Football

Pack road games has hoops connection

Nebraska running back Terrell Newby (34) is tackled by South Alabama linebacker Demarius Rancifer (49) and cornerback Jalen Thompson (1) during the first half of an NCAA college football game in Lincoln, Neb., Saturday, Sept. 12, 2015.
Nebraska running back Terrell Newby (34) is tackled by South Alabama linebacker Demarius Rancifer (49) and cornerback Jalen Thompson (1) during the first half of an NCAA college football game in Lincoln, Neb., Saturday, Sept. 12, 2015. AP

Joe Gottfried is, in his own words, a “big N.C. State fan.”

After all, his son, Mark, coaches the Wolfpack basketball team.

But Gottfried will be at N.C. State’s football game on Saturday night in his hometown of Mobile, Ala., and his allegiance will not be with the Wolfpack.

“Oh, I’m pulling for South Alabama in this game,” Joe Gottfried said. “I want to see an upset.”

That the Wolfpack (3-0), from a “Power 5” conference, is even playing at Ladd-Peebles Stadium on Saturday night is already something of an upset.

Gottfried, who was the Jaguars’ athletic director for 26 years until he retired in 2009, is one of the main reasons N.C. State will play a second straight nonconference road game.

Gottfried negotiated a “two-for-one” deal — two road games, one home game — with former N.C. State AD Lee Fowler in March 2009.

N.C. State paid South Alabama $300,000 for the first leg of the three-game series, a 35-13 Wolfpack win in 2011. The schools traded off $200,000 travel tabs for the second two games in the series. N.C. State beat South Alabama 31-7 in Raleigh in 2012.

The Wolfpack ended up with back-to-back road games against “Group of 5” conference teams (Conference USA, American Athletic, Mid-American, Sun Belt, Mountain West) because of an inevitably Gottfried realized a long time ago.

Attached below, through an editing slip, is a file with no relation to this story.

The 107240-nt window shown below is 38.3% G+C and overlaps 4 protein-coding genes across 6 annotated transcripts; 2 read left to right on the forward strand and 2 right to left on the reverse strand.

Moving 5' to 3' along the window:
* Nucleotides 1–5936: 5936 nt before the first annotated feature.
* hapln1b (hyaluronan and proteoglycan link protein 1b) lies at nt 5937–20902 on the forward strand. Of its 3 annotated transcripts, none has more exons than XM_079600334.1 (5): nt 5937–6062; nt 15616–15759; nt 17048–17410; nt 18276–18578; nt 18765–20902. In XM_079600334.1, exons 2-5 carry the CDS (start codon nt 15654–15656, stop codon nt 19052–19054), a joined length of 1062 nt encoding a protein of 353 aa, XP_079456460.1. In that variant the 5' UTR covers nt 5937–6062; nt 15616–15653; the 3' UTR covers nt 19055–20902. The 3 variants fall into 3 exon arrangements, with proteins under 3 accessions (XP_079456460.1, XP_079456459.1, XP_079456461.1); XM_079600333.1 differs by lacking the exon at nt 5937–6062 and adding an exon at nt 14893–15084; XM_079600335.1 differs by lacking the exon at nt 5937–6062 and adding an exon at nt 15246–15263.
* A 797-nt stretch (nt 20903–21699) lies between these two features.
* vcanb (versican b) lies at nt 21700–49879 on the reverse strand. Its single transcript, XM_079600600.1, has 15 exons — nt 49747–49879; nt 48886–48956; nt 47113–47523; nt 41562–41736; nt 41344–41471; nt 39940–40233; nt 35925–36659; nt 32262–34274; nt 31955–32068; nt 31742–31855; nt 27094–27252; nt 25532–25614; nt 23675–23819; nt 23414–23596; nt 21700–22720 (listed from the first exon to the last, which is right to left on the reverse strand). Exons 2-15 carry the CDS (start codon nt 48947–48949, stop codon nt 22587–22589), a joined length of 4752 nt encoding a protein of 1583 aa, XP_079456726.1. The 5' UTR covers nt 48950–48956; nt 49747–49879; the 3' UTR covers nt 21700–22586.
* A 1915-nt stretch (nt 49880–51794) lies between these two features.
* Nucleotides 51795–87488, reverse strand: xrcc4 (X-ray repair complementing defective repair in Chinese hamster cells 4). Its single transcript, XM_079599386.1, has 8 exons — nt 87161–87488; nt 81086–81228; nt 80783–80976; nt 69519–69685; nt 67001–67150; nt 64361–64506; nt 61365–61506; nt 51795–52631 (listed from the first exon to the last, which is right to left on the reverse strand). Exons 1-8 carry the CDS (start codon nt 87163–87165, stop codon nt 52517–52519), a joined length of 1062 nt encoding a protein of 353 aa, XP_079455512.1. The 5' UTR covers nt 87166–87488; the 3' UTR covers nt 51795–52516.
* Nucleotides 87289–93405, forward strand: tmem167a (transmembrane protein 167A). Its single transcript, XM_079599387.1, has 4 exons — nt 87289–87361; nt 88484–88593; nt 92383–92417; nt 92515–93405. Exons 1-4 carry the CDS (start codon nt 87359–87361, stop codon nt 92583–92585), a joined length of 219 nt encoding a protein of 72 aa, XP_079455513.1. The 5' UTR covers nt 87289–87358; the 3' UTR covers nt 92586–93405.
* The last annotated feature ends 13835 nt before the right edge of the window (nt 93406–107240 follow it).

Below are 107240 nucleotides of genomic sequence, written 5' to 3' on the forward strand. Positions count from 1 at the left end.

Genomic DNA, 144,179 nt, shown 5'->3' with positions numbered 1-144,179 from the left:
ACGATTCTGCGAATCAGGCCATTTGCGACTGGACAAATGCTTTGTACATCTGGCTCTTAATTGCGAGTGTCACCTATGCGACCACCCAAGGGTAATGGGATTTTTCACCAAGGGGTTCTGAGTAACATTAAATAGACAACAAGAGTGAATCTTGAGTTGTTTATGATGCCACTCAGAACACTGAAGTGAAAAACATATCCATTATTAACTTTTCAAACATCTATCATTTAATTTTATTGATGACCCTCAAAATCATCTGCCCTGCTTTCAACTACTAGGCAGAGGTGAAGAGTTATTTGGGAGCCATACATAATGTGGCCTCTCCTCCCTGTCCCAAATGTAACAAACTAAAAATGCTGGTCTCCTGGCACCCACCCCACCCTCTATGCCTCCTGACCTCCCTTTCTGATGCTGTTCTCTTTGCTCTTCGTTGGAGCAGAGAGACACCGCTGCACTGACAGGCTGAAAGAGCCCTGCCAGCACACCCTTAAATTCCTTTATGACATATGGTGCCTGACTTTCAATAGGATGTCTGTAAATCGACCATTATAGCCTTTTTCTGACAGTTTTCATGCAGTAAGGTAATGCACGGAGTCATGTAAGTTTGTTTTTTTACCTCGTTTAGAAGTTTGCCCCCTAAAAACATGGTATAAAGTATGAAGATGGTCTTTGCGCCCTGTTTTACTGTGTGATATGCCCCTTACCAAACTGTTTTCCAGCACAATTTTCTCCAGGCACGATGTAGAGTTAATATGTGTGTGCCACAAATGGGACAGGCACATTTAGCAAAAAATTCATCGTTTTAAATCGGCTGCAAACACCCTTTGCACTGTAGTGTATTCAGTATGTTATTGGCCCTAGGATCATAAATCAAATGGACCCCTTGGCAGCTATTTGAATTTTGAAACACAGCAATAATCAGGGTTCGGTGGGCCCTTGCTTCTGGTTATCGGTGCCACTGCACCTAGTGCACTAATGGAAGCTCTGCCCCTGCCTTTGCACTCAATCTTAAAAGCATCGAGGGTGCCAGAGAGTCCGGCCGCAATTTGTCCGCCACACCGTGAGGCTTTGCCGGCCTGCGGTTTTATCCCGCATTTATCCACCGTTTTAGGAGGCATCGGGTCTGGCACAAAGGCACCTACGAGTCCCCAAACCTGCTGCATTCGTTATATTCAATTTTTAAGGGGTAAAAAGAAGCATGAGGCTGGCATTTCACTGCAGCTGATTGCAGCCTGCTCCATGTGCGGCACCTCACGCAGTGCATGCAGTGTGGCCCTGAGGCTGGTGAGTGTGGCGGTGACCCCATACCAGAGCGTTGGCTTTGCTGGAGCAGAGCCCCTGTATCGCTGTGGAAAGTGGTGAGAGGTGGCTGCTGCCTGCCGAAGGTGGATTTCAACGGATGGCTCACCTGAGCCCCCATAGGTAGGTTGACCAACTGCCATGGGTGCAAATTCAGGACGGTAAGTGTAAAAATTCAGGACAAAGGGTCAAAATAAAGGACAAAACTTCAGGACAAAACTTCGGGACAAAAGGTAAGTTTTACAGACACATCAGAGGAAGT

“The (Power 5 schools) are not going to play each other every week,” Gottfried said. “Alabama is not going to play Ohio State one week and USC the next. They don’t want do that. They need the Middle Tennessees and South Alabamas.”

N.C. State got into this scheduling predicament, in part, because in the spring of 2012, the ACC decided to go to a nine-game conference schedule for the 2013 season. That would leave only mean three nonconference games per season. The schools started to plan accordingly.

N.C. State had a three-game deal with South Alabama in place. Then it was left last year with only five home games. With a need to fill one home slot, Old Dominion answered, but only if N.C. State would agree to play in Norfolk, Va., this season.

With little other choice, N.C. State ended up with two road games against Group of 5 schools in the same year. Wake Forest, for similar reasons, had to do the same last year.

This year of the ACC’s 56 nonconference games, only eight are on the road against Group of 5 schools. Miami is the other ACC school that has two (Florida Atlantic, Cincinnati).

Gottfried has been looking forward to this game since he signed it six years ago. South Alabama only started up its football program in ’09 but has already made significant progress.

The Jaguars, 2-1 this season, won six games last season and qualified for a bowl game in their first year of postseason eligibility in the Sun Belt Conference.

They’ve already had a home game with one Power 5 school, a 35-3 loss to Mississippi State last year, and will host Oklahoma State in 2017.

Gottfried believes in South Alabama’s potential, even as the Power 5 conferences pull away from the Division I pack and with the yo-yo state of the University of Alabama-Birmingham’s program.

“It’s really a good football job,” Gottfried said. “It could be like Boise State because we have great high school football in the state of Alabama.”

When UAB, after much controversy, decided to drop football last year, no one benefitted more than South Alabama. UAB will re-start its program next fall, but seven former players are on South Alabama’s roster, including senior quarterback Cody Clements, and offensive coordinator Bryant Vincent joined Joey Jones’ staff.

There’s also a glut of “Power 5” conference talent on the Jaguars’ roster with three transfers from Alabama and one each from Virginia Tech and Texas Tech.

“They have players, it’s all over the tape,” N.C. State coach Dave Doeren said. “Our guys know.”

After three relatively smooth wins to open the season — a contrast to last year’s start which included a one-point win over Georgia Southern and a comeback to beat Old Dominion 46-34 — Doeren constantly reminds his players to focus on the task at hand.

“We talk a lot about it but you still have to go out there and play,” Doeren said.

That’s what N.C. State will do on Saturday night in the Alabama panhandle. And Joe Gottfried will savor the moment and the memory.

Giglio: 919-829-8938, @jwgiglio

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